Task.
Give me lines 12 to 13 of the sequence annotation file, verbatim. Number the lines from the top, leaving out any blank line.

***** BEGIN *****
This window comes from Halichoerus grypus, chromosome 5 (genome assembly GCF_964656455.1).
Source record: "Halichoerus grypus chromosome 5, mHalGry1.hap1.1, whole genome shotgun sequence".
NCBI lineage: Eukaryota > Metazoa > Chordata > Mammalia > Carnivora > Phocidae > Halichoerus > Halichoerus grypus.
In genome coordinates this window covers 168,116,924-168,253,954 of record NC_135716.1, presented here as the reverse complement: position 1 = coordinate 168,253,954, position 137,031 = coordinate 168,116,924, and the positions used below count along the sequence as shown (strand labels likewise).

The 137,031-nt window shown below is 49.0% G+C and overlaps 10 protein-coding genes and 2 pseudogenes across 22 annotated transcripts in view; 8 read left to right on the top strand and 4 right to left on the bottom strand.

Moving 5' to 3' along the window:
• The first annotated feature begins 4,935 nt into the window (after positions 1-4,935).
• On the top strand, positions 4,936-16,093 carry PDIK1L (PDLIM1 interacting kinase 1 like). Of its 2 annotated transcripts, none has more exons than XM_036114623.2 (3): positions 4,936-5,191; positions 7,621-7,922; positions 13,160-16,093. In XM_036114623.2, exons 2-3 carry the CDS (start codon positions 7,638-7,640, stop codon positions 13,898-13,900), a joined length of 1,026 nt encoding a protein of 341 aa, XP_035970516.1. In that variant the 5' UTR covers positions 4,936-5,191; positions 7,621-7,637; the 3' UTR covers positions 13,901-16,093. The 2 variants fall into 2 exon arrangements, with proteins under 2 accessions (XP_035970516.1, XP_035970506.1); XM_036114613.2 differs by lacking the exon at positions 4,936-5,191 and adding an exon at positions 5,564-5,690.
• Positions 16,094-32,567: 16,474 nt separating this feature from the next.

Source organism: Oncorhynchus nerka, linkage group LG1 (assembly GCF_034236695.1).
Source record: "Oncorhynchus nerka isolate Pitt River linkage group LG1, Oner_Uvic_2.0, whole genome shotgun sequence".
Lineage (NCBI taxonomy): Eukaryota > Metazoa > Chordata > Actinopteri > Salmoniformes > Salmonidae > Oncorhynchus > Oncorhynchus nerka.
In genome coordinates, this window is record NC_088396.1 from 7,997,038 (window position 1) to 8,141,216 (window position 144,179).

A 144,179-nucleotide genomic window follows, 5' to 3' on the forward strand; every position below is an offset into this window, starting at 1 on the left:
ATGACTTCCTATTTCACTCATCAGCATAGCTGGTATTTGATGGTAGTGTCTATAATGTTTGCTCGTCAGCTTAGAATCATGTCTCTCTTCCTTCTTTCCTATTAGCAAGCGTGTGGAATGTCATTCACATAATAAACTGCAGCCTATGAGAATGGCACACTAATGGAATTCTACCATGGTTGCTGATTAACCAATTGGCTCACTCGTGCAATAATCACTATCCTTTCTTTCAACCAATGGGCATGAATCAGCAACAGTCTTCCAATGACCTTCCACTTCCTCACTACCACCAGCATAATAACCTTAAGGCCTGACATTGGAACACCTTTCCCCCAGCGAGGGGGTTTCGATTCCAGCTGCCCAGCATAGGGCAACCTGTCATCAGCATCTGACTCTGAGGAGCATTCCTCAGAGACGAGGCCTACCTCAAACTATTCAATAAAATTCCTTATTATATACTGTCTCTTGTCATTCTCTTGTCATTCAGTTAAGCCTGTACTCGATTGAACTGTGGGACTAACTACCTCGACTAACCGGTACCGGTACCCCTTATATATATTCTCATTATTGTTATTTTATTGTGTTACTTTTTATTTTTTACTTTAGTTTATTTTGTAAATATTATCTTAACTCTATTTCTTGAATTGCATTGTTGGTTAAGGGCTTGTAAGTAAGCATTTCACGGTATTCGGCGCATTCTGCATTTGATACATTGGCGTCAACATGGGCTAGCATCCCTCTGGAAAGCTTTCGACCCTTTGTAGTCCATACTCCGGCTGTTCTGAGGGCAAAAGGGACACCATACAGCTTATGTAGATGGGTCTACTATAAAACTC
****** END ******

Lineage (NCBI taxonomy): Eukaryota > Metazoa > Chordata > Actinopteri > Salmoniformes > Salmonidae > Oncorhynchus > Oncorhynchus nerka.
In genome coordinates, this window is record NC_088396.1 from 7,997,038 (window position 1) to 8,141,216 (window position 144,179).